CINCINNATI - A 20-year-old Ohio man arrested in an FBI sting and charged with plotting to set off bombs at the U.S. Capitol and shoot government officials is scheduled to make his first appearance in court.
Christopher Lee Cornell, described by his father as "a mommy's boy" who lived with his parents in suburban Cincinnati and previously showed little direction, is scheduled to appear in federal court on Friday afternoon.
Cornell was arrested Wednesday and charged with plotting to attack the Capitol with pipe bombs and guns. The arrest came after he posted on Twitter his support for Muslim terrorists and then showed his plans to an FBI informant who contacted him via the social-media platform, according to court documents.
Cornell's father, John Cornell, said his son was taken in by a "snitch" who was trying to help himself.
"I'm going to fight this," John Cornell said. "But I'm afraid they're going to throw the book at him."
Similar cases in recent years have led to accusations of entrapment. But the FBI has argued such stings are vital for averting deadly terror attacks, and juries have returned tough sentences.
The arrest came with U.S. counterterrorism authorities on high alert against homegrown extremists and "lone wolves" - disaffected or disturbed individuals who hold radical beliefs but have no direct connection to a terrorist organization.
The bearded, long-haired Cornell was taken into custody outside a gun range and store west of Cincinnati after, the FBI said, he bought two M-15 semi-automatic rifles and 600 rounds of ammunition as part of a plan to go to Washington.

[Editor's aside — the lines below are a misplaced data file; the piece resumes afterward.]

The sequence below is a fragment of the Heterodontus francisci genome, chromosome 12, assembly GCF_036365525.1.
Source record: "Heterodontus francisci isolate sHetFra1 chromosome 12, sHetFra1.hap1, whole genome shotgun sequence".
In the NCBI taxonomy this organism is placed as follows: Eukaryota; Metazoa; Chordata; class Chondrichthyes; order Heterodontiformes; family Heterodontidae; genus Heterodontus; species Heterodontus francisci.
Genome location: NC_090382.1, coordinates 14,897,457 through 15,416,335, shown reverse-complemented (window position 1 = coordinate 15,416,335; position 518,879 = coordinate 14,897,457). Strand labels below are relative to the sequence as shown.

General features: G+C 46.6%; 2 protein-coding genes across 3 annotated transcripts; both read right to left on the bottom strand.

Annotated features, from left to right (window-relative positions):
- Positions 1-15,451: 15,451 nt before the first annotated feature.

The FBI said he had for months sent social media messages and posted video espousing support for Islamic State militants and for violent attacks by others.
Cornell, using the online name of Raheel Mahrus Ubaydah, told the informant they should "wage jihad," authorities said in court papers. He allegedly wrote in an instant message that "we should meet up and make our own group in alliance with the Islamic State here and plan operations ourselves."
It was unclear from court papers if he had made contact with any terrorist groups.
John Cornell said Thursday his son usually spent hours playing video games in his bedroom in his parents' apartment, rarely going out or working, and voicing distrust of the government and the media.
But in recent weeks, his parents noticed a change in him. They thought it was a change for the better: He was helping his mother around the house, cooking meals, sitting with his parents to watch movies, and talking about having become a Muslim.
His parents said they believed he was saving to buy a car.
"I'm in shock," his father said. His mother, Angel Carmen, added tearfully: "I feel like my heart has been ripped out."